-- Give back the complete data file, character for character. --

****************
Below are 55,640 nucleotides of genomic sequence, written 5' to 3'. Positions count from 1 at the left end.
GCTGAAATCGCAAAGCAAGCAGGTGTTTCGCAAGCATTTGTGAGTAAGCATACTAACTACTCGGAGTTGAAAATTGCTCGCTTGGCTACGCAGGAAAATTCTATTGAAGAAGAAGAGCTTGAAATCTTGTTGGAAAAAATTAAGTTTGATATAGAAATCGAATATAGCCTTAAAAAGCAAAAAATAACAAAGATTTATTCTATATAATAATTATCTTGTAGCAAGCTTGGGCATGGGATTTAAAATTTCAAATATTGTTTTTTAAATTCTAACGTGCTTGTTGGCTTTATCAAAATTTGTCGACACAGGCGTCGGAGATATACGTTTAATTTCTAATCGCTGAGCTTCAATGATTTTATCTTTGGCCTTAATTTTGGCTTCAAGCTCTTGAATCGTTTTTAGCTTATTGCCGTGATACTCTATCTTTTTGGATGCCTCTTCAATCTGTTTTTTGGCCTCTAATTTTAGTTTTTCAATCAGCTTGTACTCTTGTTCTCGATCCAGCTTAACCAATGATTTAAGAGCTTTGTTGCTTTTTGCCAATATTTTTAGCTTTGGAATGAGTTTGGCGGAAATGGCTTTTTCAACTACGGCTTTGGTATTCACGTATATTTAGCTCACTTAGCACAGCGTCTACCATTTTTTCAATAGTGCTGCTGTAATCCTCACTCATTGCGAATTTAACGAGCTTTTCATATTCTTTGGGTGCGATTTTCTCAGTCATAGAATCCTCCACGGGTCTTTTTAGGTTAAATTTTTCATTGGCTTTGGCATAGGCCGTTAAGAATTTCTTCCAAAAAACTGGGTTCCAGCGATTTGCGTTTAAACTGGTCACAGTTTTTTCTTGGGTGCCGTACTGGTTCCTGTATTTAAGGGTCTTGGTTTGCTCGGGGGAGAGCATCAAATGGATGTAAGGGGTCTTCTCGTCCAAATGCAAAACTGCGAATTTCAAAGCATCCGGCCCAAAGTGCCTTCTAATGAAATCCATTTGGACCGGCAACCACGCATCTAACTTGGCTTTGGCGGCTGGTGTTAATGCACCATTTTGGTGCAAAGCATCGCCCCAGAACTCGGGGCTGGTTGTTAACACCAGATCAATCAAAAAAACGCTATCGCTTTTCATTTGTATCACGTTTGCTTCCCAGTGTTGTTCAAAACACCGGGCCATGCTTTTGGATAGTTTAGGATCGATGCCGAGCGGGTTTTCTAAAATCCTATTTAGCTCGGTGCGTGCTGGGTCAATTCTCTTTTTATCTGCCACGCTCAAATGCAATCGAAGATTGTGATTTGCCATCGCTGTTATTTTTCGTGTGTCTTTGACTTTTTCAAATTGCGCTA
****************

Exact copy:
Below are 55,640 nucleotides of genomic sequence, written 5' to 3'. Positions count from 1 at the left end.
GCTGAAATCGCAAAGCAAGCAGGTGTTTCGCAAGCATTTGTGAGTAAGCATACTAACTACTCGGAGTTGAAAATTGCTCGCTTGGCTACGCAGGAAAATTCTATTGAAGAAGAAGAGCTTGAAATCTTGTTGGAAAAAATTAAGTTTGATATAGAAATCGAATATAGCCTTAAAAAGCAAAAAATAACAAAGATTTATTCTATATAATAATTATCTTGTAGCAAGCTTGGGCATGGGATTTAAAATTTCAAATATTGTTTTTTAAATTCTAACGTGCTTGTTGGCTTTATCAAAATTTGTCGACACAGGCGTCGGAGATATACGTTTAATTTCTAATCGCTGAGCTTCAATGATTTTATCTTTGGCCTTAATTTTGGCTTCAAGCTCTTGAATCGTTTTTAGCTTATTGCCGTGATACTCTATCTTTTTGGATGCCTCTTCAATCTGTTTTTTGGCCTCTAATTTTAGTTTTTCAATCAGCTTGTACTCTTGTTCTCGATCCAGCTTAACCAATGATTTAAGAGCTTTGTTGCTTTTTGCCAATATTTTTAGCTTTGGAATGAGTTTGGCGGAAATGGCTTTTTCAACTACGGCTTTGGTATTCACGTATATTTAGCTCACTTAGCACAGCGTCTACCATTTTTTCAATAGTGCTGCTGTAATCCTCACTCATTGCGAATTTAACGAGCTTTTCATATTCTTTGGGTGCGATTTTCTCAGTCATAGAATCCTCCACGGGTCTTTTTAGGTTAAATTTTTCATTGGCTTTGGCATAGGCCGTTAAGAATTTCTTCCAAAAAACTGGGTTCCAGCGATTTGCGTTTAAACTGGTCACAGTTTTTTCTTGGGTGCCGTACTGGTTCCTGTATTTAAGGGTCTTGGTTTGCTCGGGGGAGAGCATCAAATGGATGTAAGGGGTCTTCTCGTCCAAATGCAAAACTGCGAATTTCAAAGCATCCGGCCCAAAGTGCCTTCTAATGAAATCCATTTGGACCGGCAACCACGCATCTAACTTGGCTTTGGCGGCTGGTGTTAATGCACCATTTTGGTGCAAAGCATCGCCCCAGAACTCGGGGCTGGTTGTTAACACCAGATCAATCAAAAAAACGCTATCGCTTTTCATTTGTATCACGTTTGCTTCCCAGTGTTGTTCAAAACACCGGGCCATGCTTTTGGATAGTTTAGGATCGATGCCGAGCGGGTTTTCTAAAATCCTATTTAGCTCGGTGCGTGCTGGGTCAATTCTCTTTTTATCTGCCACGCTCAAATGCAATCGAAGATTGTGATTTGCCATCGCTGTTATTTTTCGTGTGTCTTTGACTTTTTCAAATTGCGCTA